ulation that no one?not American capitalists, not the the victims, leaving behind an inexpressible doubt and
Guatemalan state, not even neighbours and kin?have an anxiety about which side was right or, indeed, what the
interest in keeping alive. The link between these two fears sides were and where one stood in relation to them.
is a thoroughly perverse one, as Green explains. To shift August Carbonella's essay evinces a social terrain in
from being "surplus," and hence disposable, "at home" in which social boundaries are crossed but the outcome
Guatemala, a person must travel to the U.S. where labour seems to be the overcoming of fear and triumph of hope?
is in demand. But that demand hinges on being cheap? at least for some people. Carbonella figures as a partici
supercheap?a feat accomplished by the regime of ille pant in the scenario he describes, as a soldier in Vietnam

Anthropologica 51 (2009) Reflections on the Ethnography of Fear / 365

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who learned two things: first, to give a black power salute, counter-narratives were both public and articulate?con
in defiance of military authority and in solidarity with his stituting "spaces of hope" with which many could iden
non-white comrades; and second, that the racial boundary tify. This observation, I would like to suggest, marks a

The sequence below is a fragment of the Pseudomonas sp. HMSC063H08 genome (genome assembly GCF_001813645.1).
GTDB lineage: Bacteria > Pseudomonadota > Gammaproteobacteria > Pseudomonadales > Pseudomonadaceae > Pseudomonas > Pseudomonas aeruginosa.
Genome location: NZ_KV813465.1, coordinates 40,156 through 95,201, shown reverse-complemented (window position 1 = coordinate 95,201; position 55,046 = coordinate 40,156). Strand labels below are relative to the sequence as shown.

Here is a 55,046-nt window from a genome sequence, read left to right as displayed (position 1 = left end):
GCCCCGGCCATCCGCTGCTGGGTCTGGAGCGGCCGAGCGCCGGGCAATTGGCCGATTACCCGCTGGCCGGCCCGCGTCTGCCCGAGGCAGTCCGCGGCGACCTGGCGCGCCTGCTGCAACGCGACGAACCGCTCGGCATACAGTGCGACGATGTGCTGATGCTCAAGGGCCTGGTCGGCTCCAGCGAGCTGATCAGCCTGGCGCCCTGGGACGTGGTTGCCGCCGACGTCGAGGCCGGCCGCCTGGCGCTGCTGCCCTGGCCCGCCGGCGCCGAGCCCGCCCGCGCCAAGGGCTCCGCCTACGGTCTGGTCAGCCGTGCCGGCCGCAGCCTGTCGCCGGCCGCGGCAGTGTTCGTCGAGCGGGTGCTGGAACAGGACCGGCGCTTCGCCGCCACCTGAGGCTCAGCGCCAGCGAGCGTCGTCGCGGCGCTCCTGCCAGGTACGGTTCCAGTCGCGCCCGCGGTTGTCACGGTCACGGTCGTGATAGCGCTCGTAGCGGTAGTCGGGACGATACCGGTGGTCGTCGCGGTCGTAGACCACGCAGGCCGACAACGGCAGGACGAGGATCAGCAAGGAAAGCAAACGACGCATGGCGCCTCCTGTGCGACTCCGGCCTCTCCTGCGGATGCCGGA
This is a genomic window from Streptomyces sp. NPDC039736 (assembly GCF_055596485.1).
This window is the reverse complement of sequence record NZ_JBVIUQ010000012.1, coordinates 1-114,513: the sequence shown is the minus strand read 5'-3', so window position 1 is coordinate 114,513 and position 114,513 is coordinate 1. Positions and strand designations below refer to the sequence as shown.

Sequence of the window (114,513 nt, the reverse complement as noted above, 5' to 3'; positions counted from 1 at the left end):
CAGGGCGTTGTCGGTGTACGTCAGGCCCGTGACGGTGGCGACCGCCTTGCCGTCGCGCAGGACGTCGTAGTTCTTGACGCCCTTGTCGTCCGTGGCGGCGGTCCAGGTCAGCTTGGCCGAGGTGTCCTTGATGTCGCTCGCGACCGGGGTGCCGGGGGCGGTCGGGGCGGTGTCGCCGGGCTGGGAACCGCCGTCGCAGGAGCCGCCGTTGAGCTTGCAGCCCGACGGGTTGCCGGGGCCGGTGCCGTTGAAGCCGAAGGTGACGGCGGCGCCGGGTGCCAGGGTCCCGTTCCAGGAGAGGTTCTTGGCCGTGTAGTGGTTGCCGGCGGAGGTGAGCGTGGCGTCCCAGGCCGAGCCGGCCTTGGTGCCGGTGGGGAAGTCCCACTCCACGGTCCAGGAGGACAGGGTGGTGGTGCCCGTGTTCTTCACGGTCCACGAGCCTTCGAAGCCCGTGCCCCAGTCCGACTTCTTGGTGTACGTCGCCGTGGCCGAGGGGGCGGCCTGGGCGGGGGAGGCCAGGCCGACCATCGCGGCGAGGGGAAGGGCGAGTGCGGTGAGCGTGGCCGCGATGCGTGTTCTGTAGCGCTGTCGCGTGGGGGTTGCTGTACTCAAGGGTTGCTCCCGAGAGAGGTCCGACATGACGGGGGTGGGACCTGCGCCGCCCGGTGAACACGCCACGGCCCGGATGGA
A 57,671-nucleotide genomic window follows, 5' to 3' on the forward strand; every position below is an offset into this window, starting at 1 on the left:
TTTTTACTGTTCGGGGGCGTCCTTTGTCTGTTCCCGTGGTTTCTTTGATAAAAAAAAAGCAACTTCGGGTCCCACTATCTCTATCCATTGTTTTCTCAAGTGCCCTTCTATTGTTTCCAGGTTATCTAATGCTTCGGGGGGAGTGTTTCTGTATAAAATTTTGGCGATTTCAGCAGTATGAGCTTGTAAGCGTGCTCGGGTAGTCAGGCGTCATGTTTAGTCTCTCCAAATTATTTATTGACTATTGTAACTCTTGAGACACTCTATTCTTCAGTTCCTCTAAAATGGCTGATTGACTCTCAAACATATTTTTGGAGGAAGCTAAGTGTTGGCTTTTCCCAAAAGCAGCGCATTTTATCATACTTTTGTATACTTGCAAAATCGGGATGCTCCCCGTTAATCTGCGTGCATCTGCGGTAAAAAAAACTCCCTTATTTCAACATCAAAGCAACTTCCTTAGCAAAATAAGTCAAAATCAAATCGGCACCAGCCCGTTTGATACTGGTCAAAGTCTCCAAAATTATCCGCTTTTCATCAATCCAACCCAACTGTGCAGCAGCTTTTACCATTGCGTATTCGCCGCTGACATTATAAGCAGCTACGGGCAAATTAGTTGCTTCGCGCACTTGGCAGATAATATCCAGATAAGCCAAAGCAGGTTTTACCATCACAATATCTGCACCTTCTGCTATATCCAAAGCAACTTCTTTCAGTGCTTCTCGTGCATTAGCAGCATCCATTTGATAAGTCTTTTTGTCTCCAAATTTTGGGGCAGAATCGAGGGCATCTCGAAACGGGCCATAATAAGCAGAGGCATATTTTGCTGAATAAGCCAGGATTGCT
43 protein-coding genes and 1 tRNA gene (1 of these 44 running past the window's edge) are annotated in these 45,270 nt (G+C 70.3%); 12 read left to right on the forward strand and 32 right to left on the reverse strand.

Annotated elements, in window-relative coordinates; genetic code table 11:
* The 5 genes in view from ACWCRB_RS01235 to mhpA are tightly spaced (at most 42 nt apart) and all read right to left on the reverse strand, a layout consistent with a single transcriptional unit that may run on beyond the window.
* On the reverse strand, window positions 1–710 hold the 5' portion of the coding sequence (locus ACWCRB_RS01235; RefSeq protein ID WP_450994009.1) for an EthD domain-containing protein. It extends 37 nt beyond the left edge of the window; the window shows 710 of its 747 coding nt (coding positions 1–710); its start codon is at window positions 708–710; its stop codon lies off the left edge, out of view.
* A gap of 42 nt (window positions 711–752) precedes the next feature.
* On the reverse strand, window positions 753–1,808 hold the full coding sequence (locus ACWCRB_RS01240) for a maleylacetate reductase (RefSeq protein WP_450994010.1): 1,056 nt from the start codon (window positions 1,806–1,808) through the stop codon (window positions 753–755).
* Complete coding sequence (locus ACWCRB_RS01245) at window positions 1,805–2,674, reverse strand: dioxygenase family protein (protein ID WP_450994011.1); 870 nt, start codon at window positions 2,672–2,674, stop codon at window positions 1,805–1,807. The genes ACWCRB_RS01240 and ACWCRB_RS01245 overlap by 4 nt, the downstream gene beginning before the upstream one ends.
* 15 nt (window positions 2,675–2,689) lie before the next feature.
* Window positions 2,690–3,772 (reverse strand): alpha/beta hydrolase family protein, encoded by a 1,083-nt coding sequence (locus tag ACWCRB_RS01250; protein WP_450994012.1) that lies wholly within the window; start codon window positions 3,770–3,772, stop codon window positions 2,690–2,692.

he thought he had crossed was far from solid to begin crucial difference between the conjuncture Carbonella
with, as a friend pointed out: "Italians simply are not describes and the other essays in the collection: fears
white. Never really have been. Never really will be." In the overcome, injustices named and refusals rendered visi
war years, defiance of all kinds was risky, and crossing ble constitute a space of hope one can applaud and sup
over to fight or fraternize with the Viet Cong was treason. port; solidarities fractured, betrayals hidden and the
The narrative of hope Carbonella describes emerged later, wrenching but unspoken shame of surviving, compro
as the public narrative about the necessity and virtue of mising and living a lie sustain the eerie presence of fears
the war was challenged on many fronts. But part of that untold.
public narrative, Carbonella argues, had been fragile from
the start: the part that sought to instil fear of communist Tania Murray Li, Department of Anthropology, University of
Toronto, 19 Russell Street, Toronto, Ontario, M5S2S2, Canada.
"gooks" among soldiers whose own experiences of racial E-mail: tania.li@utoronto.ca.
ized oppression suggested a different rendering of where
lines were drawn and who they should fear. By 1971, these

366 / Tania Murray Li Anthropologica 51 (2009)